Nick Barnett is not one of them.
NFL players have gotten in enough trouble that popular website Pro Football Talk actually runs a "Turd Watch" to chart all of the arrests. Fans can even keep track of how their favorite teams have fared during the off-season.
One of the best things Roger Goodell has done since taking over as commissioner is to crack down on the off-the-field antics of NFL players. Previously, if players were arrested, the only discipline the players faced was through the legal system. Now, under Goodell's guidance players know that if they get in trouble, they face a suspension.
For the most part, Packers players have done a pretty good job of staying out of trouble, but that changed a little more than a week ago when Barnett was arrested after allegedly shoving a woman at an Appleton nightclub.
I'm not going to use this column space to apologize for Barnett. If there's any player on the Packers' roster who should know how to act in a nightclub, it's Barnett, who used to own Club 56 in Green Bay.
If Barnett pushed or shoved a woman, he is in the wrong, even if he was provoked. Various reports state that Barnett had a drink thrown in his face before the incident. Even if that's true, Barnett knows enough to walk away.
Goodell is absolutely right to hold NFL players to a higher standard of behavior than the previous regime. Under Paul Tagliabue's direction, players could seemingly do whatever they wanted and as long as they didn't fail a drug test, they would rarely face suspensions. Former Packers running back Ahman Green was arrested multiple times for domestic disturbances, but never was in danger of facing a suspension like Barnett.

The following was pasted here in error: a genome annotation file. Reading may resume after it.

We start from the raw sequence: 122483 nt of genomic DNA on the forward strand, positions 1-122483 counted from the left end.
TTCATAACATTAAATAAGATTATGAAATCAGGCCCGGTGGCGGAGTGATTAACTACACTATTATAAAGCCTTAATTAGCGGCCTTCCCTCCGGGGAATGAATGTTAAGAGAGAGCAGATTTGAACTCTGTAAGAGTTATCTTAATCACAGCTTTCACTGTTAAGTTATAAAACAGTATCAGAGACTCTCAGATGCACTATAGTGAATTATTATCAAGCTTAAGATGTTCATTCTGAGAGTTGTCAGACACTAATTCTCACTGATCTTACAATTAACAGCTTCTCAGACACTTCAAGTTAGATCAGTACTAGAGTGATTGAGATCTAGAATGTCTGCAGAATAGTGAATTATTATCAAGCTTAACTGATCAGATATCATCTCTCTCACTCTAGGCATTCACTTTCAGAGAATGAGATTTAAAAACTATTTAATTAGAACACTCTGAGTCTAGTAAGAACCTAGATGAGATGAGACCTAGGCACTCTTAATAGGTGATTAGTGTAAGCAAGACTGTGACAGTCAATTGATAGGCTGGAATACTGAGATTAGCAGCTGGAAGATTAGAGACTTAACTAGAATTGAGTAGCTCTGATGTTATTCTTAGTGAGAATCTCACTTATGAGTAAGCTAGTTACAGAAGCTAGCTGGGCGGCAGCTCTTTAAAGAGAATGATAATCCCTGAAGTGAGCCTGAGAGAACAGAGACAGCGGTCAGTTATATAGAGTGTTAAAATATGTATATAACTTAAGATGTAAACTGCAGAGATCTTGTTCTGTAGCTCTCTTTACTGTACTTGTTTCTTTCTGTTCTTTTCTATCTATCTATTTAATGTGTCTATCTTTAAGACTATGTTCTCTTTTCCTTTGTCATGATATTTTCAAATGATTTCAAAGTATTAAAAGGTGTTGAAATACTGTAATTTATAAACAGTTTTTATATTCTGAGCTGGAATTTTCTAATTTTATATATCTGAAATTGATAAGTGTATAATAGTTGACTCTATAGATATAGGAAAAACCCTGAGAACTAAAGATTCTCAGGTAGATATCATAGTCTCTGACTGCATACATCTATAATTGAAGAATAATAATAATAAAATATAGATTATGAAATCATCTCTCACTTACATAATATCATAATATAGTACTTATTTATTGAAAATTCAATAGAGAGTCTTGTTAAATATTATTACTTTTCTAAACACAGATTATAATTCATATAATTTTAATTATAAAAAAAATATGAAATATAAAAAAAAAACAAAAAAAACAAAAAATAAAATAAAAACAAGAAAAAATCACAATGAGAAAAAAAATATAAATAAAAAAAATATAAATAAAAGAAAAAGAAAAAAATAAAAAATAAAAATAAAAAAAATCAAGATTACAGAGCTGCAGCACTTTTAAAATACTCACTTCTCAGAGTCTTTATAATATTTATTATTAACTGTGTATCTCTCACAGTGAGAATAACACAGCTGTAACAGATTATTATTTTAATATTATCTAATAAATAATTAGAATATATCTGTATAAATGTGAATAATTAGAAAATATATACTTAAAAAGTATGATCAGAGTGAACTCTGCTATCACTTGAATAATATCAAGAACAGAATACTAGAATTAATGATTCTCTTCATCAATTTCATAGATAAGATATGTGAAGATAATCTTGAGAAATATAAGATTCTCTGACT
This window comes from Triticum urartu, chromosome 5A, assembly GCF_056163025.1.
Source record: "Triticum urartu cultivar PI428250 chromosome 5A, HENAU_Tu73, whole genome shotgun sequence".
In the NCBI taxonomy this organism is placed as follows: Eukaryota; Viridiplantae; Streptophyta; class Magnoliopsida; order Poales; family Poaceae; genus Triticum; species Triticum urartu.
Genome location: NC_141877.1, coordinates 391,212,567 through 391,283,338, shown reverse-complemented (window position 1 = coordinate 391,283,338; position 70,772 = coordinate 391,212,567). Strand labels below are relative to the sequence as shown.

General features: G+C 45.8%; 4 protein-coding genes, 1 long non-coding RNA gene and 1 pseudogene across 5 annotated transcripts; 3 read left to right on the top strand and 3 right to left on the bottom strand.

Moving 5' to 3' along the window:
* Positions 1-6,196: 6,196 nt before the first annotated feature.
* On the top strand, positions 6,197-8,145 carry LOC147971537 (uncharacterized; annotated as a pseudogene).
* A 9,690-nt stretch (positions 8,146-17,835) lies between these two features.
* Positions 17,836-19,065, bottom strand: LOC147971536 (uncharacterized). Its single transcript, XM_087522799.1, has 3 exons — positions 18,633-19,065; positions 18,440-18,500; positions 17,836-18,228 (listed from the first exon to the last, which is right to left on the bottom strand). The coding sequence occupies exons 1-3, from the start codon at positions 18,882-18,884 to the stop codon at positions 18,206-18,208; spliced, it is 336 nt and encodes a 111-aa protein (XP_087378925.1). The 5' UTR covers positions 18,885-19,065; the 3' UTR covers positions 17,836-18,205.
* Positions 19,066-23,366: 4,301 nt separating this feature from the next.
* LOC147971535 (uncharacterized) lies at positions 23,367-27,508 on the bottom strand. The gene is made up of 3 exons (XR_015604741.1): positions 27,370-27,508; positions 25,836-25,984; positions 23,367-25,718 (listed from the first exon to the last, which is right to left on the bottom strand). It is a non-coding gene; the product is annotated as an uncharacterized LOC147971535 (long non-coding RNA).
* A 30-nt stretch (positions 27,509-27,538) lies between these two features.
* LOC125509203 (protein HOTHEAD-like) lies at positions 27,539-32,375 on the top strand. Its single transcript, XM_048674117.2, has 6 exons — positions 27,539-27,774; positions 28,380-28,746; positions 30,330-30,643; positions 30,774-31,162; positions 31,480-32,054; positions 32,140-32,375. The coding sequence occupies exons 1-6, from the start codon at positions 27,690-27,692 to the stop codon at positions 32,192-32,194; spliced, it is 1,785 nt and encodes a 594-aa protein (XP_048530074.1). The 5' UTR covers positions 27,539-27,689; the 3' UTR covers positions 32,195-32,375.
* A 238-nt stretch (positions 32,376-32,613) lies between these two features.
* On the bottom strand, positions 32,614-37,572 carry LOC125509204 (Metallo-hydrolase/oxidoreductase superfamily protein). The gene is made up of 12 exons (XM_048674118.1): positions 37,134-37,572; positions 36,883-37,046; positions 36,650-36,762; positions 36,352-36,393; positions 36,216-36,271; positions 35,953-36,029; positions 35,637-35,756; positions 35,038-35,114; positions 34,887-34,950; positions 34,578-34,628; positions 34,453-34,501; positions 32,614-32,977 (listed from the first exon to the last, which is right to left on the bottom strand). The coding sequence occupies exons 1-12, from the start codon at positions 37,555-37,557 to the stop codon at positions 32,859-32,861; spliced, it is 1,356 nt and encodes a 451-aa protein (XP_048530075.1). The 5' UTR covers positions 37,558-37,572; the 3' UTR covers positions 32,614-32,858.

Perhaps the reason Barnett's arrest is garnering so much attention is that he is one of the last players in that locker room that one would expect to be in this type of altercation. When Green was arrested a few years ago, nobody was surprised. When a player like former Packer Ahmad Carroll was arrested a few months ago, nobody was surprised. But Barnett is one of the most friendly and affable players in the Packers' locker room, so when his name is at the top of a police report, everybody is pretty shocked.
While Goodell should be applauded for cracking down on something that has been a problem for some time, let's hope that the NFL crackdown is able to separate the major and the minor offenses. Barnett made a mistake, but he doesn't deserve to be forever lumped with the Pacman Joneses and Tank Johnsons of the NFL. Barnett's actions may merit discipline, but a suspension would seem more than a bit excessive.
Dylan Tomlinson is a frequent contributor to PackerReport.com. E-mail him at email@example.com.